Taking the Long-Term View To Leverage the Power of AI in Healthcare Today
There is a moment in every hype cycle when peak enthusiasm for a new technology gives way to crippling doubt. Technology analysts call this period the “trough of disillusionment,” and it is marked by widespread mistrust of a technology that has overpromised and underdelivered. It’s an apt description of the initial response to AI in healthcare. Originally touted as the panacea for everything that ails healthcare, AI’s real use cases have been decidedly more focused on behind-the-scenes advances in research, analytics, and drug development.
That is not to say that the impacts have been insignificant. AI is revolutionizing how clinical trials are designed, transforming drug development, and redefining commercial strategies, but it is doing so in a methodical, deliberate way as Life Sciences teams tweak their workflows and improve their processes over time. It’s a phenomenon that Sid Jain, Vice President, Global Development Data Science & Digital Health at Johnson & Johnson, compared to a Planet Fitness advertisement in a conversation with Komodo Health CEO Arif Nathoo at our One Day Summit.
“This guy gets on a treadmill, runs, then gets off to weigh himself; shakes his head and gets back on the treadmill, then jumps off to weigh himself again. When you try to measure these outcomes in such a short time, you’ll always be disappointed,” he explained. “Healthcare is complex by nature; much of what is captured is not easily codified, and it takes time to see results. But, when you think back to the early 2000s and all the paper records we had at the time — all the changes that have happened over the last 10 to 15 years enabled companies to digitize data in a way that was not possible [before]. When you take that longer-term horizon, you see that things just keep getting better.”
Jain should know. Charged with harnessing the power of data science and digital health technologies to transform drug development at Johnson & Johnson, he and his team have developed the algorithms that power breakthrough site selection and design strategies; they have been at the forefront of using AI and real-world evidence (RWE) to transform healthcare for the past 20 years. Jain explained how, even though his team has experienced significant efficiency gains thanks to AI and improved data and analytics capabilities, they’re still taking the long-term view.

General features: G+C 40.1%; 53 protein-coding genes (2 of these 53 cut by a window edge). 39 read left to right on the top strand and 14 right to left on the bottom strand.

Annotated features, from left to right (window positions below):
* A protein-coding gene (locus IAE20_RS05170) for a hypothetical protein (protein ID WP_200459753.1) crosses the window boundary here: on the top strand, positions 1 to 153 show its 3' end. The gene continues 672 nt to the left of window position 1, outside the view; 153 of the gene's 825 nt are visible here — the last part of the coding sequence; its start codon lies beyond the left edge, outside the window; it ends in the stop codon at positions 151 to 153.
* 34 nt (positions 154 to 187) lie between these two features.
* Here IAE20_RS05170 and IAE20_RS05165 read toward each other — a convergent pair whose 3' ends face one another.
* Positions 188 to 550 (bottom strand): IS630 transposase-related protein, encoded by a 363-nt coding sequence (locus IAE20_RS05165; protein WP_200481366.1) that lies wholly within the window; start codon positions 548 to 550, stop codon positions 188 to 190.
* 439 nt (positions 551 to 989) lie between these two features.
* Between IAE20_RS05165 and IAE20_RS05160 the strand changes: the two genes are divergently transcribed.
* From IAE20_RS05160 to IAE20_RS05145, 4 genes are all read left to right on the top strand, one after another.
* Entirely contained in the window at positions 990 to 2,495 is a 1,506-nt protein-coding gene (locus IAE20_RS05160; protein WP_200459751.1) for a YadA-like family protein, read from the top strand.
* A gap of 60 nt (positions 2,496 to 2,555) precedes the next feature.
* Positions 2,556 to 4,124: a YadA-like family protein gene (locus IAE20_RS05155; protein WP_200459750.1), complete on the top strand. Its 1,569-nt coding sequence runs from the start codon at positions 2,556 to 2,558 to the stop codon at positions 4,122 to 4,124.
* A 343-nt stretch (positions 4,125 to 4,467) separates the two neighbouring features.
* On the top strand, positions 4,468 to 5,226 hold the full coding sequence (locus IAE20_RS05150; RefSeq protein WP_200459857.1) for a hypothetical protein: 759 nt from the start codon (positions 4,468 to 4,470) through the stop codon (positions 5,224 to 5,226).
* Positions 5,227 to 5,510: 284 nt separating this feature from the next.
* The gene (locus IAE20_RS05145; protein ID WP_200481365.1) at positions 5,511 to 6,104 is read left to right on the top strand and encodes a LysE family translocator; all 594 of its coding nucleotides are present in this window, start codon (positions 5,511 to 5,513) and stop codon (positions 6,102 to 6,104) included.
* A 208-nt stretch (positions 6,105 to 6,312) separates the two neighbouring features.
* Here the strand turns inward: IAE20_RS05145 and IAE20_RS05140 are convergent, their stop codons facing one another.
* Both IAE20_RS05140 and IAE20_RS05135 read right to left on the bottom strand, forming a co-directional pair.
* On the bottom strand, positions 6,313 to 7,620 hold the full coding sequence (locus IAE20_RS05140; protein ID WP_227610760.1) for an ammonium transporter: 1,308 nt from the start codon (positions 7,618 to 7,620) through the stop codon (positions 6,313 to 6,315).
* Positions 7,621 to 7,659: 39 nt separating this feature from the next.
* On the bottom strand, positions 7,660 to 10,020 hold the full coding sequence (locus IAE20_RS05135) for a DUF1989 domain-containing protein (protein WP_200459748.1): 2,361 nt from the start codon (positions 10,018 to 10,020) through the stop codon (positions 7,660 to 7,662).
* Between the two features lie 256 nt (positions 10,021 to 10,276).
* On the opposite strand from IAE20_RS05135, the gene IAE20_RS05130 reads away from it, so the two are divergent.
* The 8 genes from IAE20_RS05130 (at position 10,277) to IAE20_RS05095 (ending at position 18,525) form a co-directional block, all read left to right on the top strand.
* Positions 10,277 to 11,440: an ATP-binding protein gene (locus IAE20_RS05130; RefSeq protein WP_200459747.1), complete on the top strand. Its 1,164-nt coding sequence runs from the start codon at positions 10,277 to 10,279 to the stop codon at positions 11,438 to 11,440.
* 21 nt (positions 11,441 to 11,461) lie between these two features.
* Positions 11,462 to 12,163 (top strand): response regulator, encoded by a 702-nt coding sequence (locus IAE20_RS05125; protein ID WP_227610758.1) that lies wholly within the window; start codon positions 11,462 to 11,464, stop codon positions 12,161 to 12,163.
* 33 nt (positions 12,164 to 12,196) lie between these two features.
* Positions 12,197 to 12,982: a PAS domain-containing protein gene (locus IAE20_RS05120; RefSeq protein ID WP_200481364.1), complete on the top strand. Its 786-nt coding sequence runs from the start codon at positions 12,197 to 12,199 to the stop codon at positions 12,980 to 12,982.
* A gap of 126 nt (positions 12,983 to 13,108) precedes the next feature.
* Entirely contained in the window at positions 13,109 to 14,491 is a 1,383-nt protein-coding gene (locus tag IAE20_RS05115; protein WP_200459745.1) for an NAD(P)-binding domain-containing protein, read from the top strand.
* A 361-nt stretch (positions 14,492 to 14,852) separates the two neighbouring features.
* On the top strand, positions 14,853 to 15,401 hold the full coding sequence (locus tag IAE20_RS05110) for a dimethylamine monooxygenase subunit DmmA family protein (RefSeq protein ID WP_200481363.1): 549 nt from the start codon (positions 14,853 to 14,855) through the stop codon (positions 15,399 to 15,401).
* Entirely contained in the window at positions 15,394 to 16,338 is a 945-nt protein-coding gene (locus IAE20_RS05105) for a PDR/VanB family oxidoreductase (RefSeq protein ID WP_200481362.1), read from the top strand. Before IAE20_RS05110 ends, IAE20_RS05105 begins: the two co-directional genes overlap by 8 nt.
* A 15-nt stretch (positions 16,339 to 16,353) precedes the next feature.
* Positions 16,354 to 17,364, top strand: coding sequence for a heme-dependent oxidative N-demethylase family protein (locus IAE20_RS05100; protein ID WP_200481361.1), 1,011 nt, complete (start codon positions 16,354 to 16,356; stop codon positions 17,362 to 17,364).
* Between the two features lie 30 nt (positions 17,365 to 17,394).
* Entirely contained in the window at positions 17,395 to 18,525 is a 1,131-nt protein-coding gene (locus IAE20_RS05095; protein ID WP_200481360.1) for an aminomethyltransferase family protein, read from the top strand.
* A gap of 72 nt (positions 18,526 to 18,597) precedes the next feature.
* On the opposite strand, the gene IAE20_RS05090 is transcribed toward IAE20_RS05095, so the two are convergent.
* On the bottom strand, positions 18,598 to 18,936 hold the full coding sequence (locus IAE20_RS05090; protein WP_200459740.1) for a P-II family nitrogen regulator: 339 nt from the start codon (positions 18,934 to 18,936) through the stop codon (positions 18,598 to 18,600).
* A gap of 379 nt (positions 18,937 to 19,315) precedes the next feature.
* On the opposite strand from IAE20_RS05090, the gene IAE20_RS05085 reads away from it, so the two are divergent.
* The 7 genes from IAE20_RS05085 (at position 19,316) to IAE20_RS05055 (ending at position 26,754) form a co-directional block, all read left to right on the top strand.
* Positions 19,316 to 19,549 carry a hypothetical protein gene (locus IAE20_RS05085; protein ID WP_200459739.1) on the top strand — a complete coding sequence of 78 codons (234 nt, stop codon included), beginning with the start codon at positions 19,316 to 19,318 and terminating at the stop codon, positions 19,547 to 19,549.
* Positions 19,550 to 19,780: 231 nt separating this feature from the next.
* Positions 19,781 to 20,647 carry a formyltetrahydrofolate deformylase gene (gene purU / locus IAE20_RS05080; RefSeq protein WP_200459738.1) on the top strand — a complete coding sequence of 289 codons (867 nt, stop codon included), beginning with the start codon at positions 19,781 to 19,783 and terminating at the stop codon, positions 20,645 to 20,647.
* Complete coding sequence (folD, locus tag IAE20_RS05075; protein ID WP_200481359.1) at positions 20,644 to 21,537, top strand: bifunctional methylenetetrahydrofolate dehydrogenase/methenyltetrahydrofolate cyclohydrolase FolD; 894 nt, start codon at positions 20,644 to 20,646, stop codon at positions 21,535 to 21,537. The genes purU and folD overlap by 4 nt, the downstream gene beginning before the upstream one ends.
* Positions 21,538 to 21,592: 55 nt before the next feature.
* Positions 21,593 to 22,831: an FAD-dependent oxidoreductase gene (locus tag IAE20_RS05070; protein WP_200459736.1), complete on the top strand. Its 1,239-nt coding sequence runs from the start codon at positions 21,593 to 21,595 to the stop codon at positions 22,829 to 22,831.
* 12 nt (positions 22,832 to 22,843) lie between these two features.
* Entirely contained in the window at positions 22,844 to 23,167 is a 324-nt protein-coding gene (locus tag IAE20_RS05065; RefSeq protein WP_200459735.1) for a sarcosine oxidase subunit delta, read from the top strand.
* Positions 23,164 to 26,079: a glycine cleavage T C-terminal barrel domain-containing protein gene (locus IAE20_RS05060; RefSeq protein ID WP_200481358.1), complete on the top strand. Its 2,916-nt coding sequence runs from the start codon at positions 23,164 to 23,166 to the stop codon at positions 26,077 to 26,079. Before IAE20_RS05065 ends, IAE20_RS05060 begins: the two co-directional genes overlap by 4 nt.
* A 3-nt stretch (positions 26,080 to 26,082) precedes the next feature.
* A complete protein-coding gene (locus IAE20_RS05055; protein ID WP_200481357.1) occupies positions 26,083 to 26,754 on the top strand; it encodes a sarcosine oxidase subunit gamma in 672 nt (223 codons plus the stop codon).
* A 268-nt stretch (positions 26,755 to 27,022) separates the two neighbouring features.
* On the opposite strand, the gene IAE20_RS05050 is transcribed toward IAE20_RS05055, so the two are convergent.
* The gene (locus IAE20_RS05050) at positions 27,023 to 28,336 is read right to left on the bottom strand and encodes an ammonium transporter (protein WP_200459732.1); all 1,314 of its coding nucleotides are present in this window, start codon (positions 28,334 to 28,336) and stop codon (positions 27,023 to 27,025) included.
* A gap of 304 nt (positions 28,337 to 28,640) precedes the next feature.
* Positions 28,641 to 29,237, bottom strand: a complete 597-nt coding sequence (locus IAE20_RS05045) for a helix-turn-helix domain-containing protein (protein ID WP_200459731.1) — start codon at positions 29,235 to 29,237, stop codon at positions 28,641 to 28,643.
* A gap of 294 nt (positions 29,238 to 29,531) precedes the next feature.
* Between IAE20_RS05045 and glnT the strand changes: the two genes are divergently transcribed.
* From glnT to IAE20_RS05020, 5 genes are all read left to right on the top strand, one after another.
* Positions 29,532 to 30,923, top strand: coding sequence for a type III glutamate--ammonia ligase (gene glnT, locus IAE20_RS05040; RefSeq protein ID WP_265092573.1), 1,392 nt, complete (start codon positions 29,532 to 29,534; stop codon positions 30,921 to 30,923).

“Two years ago, we were asking a question, and we didn’t even have the data in one place to be able to answer those questions,” he said. “Now, we have that data in one place, but it still takes a week or two to answer the question. Soon, we’ll be able to get those answers in two hours or two minutes — I think that’s definitely possible. But the first step to any of that was having the right data, clean data, in one place. And I think we have the foundation to do that now.”
Jain explained how, when digging into the underlying data, his team spends the bulk of its time trying to bring in multiple points of view, such as social determinants of health, political data, claims data, EHR data, labs data, and more, and then reconciling those insights across global teams so that everyone is working from the same source of truth. “It’s really all about enabling our data scientists and analysts with better tools,” he said. “These are very smart people; they should be spending their time on higher-order tasks, not spending days cleaning data or reconciling different datasets before they can even use them to start extracting insights.”
That concept of getting multiple different team members with multiple different remits to all work from a common data master is one that resonated for Nathoo, who shared his own challenges with coding in the early days of Komodo Health. “I’m a doctor-turned-businessperson, not an engineer. I was trying to build algorithms and learn Python on the fly by Googling things, and I realized I was spending all of my time on syntax. And my team members still made fun of my code,” Nathoo shared. “I think about a world where I no longer have to worry about that syntax, where I can just generate an algorithm and adjust it. What you’re describing is the notion of helping people by letting them focus on higher-order thinking, and I really love that point.”
That democratization of information and analytics capabilities is perhaps the most promising aspect of AI in healthcare. By giving everyone the ability to see the entire patient journey and incorporate all aspects of that journey into advanced analytics, it will soon be possible to create truly personalized treatments faster than ever.
“One day, I’m hoping everyone has all of the data,” Jain said. “Patients will be able to have very personalized treatment plans or recognize risk factors that they can align their lives around. The data is there today, but it’s still not accessible to everyone. This is all about health equity, where everyone has access to the same level of care no matter where they live or what kind of access they have. We’re getting closer to that goal every day.”
For more information about how Komodo is revolutionizing the use of RWE in healthcare, check out our latest piece, “Real-World Patient Data Enters the Third Dimension."